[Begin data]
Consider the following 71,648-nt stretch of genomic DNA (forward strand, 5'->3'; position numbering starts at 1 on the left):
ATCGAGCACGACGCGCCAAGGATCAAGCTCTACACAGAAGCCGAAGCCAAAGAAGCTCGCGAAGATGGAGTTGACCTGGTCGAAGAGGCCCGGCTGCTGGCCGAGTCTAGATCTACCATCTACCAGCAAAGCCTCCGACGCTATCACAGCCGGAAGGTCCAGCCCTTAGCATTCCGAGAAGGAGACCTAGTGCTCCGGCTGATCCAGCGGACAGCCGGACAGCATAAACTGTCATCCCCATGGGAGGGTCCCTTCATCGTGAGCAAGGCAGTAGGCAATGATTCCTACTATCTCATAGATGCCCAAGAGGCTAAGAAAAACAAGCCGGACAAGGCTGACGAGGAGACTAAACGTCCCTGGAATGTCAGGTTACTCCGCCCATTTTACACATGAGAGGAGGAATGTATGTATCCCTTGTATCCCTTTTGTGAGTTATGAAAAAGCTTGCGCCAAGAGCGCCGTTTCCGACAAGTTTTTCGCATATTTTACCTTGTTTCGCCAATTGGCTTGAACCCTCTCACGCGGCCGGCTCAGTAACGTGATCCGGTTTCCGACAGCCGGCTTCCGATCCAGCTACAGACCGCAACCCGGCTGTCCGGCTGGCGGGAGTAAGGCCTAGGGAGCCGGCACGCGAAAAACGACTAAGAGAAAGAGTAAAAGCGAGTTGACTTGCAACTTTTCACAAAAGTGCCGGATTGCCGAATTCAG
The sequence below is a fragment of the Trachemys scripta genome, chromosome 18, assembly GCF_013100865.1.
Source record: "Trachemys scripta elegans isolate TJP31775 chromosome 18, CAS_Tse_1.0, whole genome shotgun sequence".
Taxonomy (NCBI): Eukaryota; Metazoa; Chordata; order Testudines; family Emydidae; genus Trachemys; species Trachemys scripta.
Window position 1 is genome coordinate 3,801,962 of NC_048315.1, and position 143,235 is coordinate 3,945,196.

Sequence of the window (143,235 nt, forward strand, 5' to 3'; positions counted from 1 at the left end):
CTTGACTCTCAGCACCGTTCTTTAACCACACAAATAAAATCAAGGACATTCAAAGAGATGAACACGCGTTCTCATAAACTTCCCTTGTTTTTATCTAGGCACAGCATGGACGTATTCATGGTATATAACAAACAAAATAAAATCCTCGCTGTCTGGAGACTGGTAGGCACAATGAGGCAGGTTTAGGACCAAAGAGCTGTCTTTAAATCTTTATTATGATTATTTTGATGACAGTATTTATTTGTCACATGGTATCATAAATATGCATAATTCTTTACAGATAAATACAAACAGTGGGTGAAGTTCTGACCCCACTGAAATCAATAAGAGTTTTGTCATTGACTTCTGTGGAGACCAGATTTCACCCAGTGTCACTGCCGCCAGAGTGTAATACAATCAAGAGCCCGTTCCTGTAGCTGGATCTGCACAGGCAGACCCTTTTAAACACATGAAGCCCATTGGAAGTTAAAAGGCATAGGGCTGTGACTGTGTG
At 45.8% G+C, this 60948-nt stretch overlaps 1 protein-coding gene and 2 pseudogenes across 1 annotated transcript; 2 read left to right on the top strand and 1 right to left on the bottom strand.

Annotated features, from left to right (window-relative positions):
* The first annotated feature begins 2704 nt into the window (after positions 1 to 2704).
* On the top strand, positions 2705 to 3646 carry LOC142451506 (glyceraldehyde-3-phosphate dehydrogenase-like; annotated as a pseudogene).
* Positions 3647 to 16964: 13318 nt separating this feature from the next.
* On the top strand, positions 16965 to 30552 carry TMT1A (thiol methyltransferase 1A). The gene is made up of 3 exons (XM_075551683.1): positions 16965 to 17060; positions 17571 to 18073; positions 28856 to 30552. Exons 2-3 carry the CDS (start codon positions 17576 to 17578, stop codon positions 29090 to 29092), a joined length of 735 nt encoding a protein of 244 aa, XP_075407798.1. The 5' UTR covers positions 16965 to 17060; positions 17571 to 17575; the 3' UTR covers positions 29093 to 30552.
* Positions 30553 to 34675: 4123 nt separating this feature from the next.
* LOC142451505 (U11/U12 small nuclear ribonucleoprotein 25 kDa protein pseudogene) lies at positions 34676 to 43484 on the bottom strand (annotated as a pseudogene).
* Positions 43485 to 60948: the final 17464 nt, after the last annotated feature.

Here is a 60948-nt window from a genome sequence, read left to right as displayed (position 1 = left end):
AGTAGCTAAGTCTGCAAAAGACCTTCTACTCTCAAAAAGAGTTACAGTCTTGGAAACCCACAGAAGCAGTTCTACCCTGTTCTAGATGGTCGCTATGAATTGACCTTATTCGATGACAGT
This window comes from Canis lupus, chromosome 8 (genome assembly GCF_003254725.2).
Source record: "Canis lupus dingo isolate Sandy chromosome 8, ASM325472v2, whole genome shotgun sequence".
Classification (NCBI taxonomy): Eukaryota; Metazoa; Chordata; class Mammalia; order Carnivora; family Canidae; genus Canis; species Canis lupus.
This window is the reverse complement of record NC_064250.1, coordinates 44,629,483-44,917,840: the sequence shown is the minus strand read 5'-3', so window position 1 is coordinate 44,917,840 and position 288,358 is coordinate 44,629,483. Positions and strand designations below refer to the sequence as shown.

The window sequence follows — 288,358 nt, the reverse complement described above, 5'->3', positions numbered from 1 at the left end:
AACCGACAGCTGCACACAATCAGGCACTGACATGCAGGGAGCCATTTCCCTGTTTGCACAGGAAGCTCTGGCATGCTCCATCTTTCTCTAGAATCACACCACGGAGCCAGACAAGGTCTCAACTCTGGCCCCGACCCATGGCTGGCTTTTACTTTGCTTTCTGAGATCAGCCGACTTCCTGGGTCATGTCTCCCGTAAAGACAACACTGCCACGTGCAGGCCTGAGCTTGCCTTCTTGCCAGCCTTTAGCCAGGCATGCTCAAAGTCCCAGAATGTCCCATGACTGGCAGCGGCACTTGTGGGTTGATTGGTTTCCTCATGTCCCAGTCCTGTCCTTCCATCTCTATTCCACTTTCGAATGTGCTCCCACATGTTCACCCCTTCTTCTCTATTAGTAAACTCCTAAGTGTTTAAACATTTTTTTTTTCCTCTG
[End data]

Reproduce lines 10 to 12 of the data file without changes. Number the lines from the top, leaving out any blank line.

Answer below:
Annotated features, from left to right (window-relative positions):
* The first annotated feature begins 2704 nt into the window (after positions 1 to 2704).
* On the top strand, positions 2705 to 3646 carry LOC142451506 (glyceraldehyde-3-phosphate dehydrogenase-like; annotated as a pseudogene).